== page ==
As GE Debate Intensifies US Government Likely to
Support Bogus "Voluntary Labeling" to Co-opt Dissent
Headline: Genetically modified crops face trade test
Wire Service: UPn (UPI US & World)
Date: Wed, Jun 16, 1999
By ELLEN BECK
UPI Science News
WASHINGTON, June 16 (UPI) -- A trade war is brewing between the United
States and Britain over the health risks of eating genetically modified
Experts in Britain want a moratorium on such foods until the United
States regulates the companies producing the altered foods and requires
product labeling. Sir William Asscher, of the British Medical Association,
which represents more than 80 percent of that country's physicians, says
today the moratorium on commercial planting should be in place until safety
concerns are resolved.
This week the issue got the attention of the U.S. Senate, which Tuesday
passed a resolution urging President Clinton to address the issue of
biotechnology exports during the upcoming G-8 Summit in Germany.
Researchers have been genetically altering crops for generations but Dr.
Paul Billings, a medical geneticist with the Heart of Texas Health Care
System, said the purpose has changed in the past five years, creating new,
unknown health risks.
He said while researchers used to genetically change a plant to make it
look or taste better, now gene alterations are "artificially grafted" onto
plants to make it bug resistant, for example. "You introduce a big change
and then look for the fallout. There's really inadequate safety
monitoring," Billings tells UPI today. "There is substantial evidence that
it is truly harmful."
The worry has led farmers, researchers and health officials in Britain,
including Prince Charles, to call for a ban on genetically altered crops
until the safety issues are settled and that is having an impact on U.S.
Asscher said: "In the United States, it has gone farther and faster than
it should have without governance. We do recognize that there are enormous
trade implications, but you've got to separate trade from science and
science has to take precedence here."
Billings said there has been little research done on the health
implications of what he called "a change going on in the food supply." Some
known examples include genetic altering that strips recombinant soybeans of
their heart protecting mechanism and genes that when added to foods develop
proteins that cause new allergies for unsuspecting consumers.
"When it comes to foodstuffs, the exposure is involuntary," Asscher
said. In 1998, genetically altered seed varieties accounted for 38 percent
of the U.S. soybean acreage. Much of the corn grown in the United States
contains genetically added Bt, a natural pesticide, which in one recent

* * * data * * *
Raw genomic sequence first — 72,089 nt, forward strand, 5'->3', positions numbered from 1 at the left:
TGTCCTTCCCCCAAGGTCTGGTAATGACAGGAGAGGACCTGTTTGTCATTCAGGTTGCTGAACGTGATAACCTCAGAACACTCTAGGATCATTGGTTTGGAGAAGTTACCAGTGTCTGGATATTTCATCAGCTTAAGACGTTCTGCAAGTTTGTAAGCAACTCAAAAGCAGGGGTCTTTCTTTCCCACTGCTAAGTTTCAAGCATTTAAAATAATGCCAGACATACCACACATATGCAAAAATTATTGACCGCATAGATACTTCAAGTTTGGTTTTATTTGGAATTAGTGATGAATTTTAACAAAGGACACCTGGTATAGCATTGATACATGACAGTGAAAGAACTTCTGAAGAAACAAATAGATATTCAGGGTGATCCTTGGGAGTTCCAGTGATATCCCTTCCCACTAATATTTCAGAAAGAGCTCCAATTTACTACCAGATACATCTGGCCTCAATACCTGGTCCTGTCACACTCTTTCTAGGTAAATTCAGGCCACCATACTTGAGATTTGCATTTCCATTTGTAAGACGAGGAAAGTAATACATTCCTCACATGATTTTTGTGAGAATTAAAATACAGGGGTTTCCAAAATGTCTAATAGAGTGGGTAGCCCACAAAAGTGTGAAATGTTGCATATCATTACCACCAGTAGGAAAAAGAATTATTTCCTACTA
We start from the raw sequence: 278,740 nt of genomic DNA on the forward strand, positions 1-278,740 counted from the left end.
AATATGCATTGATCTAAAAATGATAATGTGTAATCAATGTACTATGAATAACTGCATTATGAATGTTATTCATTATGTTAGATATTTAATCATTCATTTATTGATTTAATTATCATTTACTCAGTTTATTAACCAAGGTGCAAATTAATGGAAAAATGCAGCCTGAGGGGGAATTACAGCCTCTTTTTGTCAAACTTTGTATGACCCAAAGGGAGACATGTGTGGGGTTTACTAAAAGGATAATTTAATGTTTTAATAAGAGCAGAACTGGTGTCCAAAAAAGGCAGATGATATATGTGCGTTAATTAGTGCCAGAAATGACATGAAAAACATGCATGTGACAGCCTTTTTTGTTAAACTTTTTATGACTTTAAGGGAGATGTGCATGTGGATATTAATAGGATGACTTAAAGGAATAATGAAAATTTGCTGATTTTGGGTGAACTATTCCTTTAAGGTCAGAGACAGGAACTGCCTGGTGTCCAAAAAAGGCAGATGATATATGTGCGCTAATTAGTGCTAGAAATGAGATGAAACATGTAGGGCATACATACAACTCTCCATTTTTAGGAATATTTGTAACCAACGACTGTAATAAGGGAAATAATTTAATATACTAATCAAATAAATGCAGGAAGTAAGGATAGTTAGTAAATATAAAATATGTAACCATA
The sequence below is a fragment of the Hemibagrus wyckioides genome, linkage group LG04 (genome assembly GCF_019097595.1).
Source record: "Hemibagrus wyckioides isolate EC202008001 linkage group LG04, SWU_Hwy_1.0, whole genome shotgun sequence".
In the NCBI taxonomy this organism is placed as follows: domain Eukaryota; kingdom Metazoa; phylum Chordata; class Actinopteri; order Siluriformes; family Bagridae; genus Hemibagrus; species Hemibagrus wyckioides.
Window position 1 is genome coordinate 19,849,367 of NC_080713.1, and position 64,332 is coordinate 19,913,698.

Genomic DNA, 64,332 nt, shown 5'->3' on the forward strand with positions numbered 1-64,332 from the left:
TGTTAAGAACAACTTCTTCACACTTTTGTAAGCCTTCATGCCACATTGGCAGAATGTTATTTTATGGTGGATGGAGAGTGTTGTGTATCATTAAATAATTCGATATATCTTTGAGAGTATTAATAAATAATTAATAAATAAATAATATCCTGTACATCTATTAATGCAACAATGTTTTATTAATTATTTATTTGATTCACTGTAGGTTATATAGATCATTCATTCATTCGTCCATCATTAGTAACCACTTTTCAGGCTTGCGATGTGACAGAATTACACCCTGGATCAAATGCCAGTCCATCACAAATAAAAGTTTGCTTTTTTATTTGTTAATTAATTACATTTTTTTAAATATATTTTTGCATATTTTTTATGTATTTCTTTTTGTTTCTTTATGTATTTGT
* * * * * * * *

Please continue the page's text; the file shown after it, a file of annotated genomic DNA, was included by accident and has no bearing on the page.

study was shown to have killed or made sick all of the monarch butterflies
that ate it.
It's estimated that 60 percent of all foods on U.S. grocery store
shelves includes some genetically engineered organism.
Monsanto, an industry leader in genetically modified crops, declined to
comment but recently contracted with ConAgra Inc. for it to separate
genetically altered corn from regularly grown corn and find markets for
"Monsanto has been doing it (altering crops) for about five years,"
Billings said. "They've clearly taken a hit in Europe and they were looking
for a big market in Europe. They may be rethinking their model."
In a publication Monsanto called its "Biotech Primer" it acknowledged
the argument that not enough is known about the impact of genetically
engineered food but added, "There is...in spite of widespread research,
still no evidence to support this view."
Asscher said U.K. consumers are "very sensitized" to the issue and will
not accept genetically altered foods until the U.S. government takes
action. Industry sources said they expect U.S. Agriculture Secretary Dan
Glickman within the next month to make a statement regarding product
labeling of genetically altered foods.
"What he'll probably do is say that they're going to allow voluntary
labeling of genetically modified-free products," said Joseph Mendelson,
legal director of the International Center for Technology. "That
significantly shifts the burden to those selling non-engineered foods."
With the next few weeks the ICT expects a summary judgment decision on
its 1998 lawsuit against the government over genetically altered products..
The case contends the Food, Drug and Cosmetic Act, under which the Food and
Drug Administration operates, requires goods that are materially changed in
any way be labeled and food additives be proved safe before marketed.
Mendelson said genetic altering materially changes crops, and genetic
material is an additive so the government should require labeling and
safety testing of such products. The FDA's position has been that it treats
genetically altered goods the same as other commercially produced products
and does not believe the statute requires labeling.
After the BMA issued a recent report calling for segregating genetically
altered products and calling for a ban on such products in Britain if the
United States refuses to comply, Sen. Tom Harkin (D-Iowa) led the charge in
the industry's defense.
"Countries are manufacturing trade barriers that hurt American farmers,"
Harkin, ranking Democrat on the Senate Agriculture Committee, said. "These
baseless accusations are blocking American farmers from selling their
products in the global market."
The Senate's resolution urges the president to seek a consensus with
major trading partners on the benefits of agricultural biotechnology, to
ask for the adoption of rational, scientific systems for regulating such
products, and to find ways to eliminate international trade barriers.
On Thursday in Washington, scientists, physicians, farmers and financial
experts are expected for the first "National Summit on the Hazards of
Genetically Engineered Foods."